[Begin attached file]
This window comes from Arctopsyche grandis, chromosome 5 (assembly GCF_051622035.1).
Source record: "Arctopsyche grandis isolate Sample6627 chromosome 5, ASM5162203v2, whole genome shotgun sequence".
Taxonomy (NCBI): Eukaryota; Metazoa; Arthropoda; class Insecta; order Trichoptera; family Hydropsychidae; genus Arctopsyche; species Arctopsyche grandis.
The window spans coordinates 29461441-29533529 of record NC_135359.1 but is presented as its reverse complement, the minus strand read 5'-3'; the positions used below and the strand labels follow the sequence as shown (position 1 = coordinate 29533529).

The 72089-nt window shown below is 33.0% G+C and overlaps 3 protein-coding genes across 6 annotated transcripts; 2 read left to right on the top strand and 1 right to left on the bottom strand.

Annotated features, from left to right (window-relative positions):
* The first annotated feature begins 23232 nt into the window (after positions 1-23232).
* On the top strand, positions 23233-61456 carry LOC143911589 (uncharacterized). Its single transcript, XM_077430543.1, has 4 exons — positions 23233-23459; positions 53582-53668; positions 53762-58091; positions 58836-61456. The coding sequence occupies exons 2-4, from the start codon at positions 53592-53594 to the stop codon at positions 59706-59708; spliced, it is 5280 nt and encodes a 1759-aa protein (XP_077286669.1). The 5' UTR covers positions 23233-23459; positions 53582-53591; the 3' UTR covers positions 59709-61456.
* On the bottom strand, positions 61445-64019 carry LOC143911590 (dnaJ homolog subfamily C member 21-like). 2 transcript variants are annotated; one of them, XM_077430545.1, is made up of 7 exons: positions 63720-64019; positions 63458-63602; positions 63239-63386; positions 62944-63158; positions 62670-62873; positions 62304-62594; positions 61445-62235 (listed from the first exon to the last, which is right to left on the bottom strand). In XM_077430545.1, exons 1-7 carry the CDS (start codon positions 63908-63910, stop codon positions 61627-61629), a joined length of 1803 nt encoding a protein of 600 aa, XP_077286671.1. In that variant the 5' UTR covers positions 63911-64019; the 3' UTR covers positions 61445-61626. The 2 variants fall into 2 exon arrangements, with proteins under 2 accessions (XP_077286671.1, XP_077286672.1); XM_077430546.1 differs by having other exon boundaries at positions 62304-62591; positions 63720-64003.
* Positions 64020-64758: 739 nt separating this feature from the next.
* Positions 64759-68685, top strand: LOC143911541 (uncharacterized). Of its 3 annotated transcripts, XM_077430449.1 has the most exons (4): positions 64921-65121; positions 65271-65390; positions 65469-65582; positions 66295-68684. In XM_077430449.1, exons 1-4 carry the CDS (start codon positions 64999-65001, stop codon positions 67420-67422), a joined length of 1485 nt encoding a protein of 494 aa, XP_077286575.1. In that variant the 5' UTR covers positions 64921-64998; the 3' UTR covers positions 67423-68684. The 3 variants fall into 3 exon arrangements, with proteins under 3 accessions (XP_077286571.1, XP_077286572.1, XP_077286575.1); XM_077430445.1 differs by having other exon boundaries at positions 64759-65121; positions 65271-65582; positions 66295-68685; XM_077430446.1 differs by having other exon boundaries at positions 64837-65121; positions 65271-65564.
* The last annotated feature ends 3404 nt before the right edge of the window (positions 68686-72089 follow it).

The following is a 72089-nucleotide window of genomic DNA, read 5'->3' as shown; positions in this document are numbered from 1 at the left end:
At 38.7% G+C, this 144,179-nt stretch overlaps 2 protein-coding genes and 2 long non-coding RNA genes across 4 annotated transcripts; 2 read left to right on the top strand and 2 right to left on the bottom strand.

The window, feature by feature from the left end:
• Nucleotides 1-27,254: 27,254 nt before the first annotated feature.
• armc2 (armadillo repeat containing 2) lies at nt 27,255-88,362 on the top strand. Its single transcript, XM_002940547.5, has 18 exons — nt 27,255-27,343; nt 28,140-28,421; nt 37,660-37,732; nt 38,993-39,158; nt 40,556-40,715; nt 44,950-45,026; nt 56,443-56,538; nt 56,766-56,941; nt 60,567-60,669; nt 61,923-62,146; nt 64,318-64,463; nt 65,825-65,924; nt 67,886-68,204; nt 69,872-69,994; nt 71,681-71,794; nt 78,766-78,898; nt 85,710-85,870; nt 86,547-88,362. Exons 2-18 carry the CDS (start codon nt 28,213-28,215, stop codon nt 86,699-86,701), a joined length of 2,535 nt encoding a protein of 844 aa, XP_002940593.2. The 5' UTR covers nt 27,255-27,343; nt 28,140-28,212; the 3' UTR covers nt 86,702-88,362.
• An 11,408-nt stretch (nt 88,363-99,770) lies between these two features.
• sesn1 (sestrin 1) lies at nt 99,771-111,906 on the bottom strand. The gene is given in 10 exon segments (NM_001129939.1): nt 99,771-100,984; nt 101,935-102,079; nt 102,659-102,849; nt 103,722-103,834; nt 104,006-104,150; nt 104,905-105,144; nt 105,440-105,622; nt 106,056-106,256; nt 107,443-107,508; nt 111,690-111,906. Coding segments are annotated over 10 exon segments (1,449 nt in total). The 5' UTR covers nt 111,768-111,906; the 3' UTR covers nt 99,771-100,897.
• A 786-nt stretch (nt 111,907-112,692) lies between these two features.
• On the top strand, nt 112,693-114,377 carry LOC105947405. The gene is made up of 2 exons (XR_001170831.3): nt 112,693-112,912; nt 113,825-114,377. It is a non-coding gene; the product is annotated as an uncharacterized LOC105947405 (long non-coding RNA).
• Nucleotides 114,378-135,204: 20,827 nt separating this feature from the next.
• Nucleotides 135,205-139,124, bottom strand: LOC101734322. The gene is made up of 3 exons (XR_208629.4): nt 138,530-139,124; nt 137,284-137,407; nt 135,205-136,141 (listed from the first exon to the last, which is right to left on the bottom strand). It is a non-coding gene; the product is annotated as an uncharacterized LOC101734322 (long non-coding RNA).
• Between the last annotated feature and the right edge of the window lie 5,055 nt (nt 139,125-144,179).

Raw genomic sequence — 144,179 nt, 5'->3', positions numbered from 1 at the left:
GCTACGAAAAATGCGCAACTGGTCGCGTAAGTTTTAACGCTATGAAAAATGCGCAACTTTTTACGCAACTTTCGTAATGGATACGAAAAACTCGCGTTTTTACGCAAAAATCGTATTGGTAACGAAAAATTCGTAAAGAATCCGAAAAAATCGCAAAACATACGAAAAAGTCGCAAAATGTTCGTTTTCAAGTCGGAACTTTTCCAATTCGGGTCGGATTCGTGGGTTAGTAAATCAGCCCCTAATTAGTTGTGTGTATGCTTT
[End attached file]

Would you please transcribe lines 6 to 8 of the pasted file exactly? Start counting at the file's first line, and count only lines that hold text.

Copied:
Annotated features, from left to right (window-relative positions):
* The first annotated feature begins 23232 nt into the window (after positions 1-23232).
* On the top strand, positions 23233-61456 carry LOC143911589 (uncharacterized). Its single transcript, XM_077430543.1, has 4 exons — positions 23233-23459; positions 53582-53668; positions 53762-58091; positions 58836-61456. The coding sequence occupies exons 2-4, from the start codon at positions 53592-53594 to the stop codon at positions 59706-59708; spliced, it is 5280 nt and encodes a 1759-aa protein (XP_077286669.1). The 5' UTR covers positions 23233-23459; positions 53582-53591; the 3' UTR covers positions 59709-61456.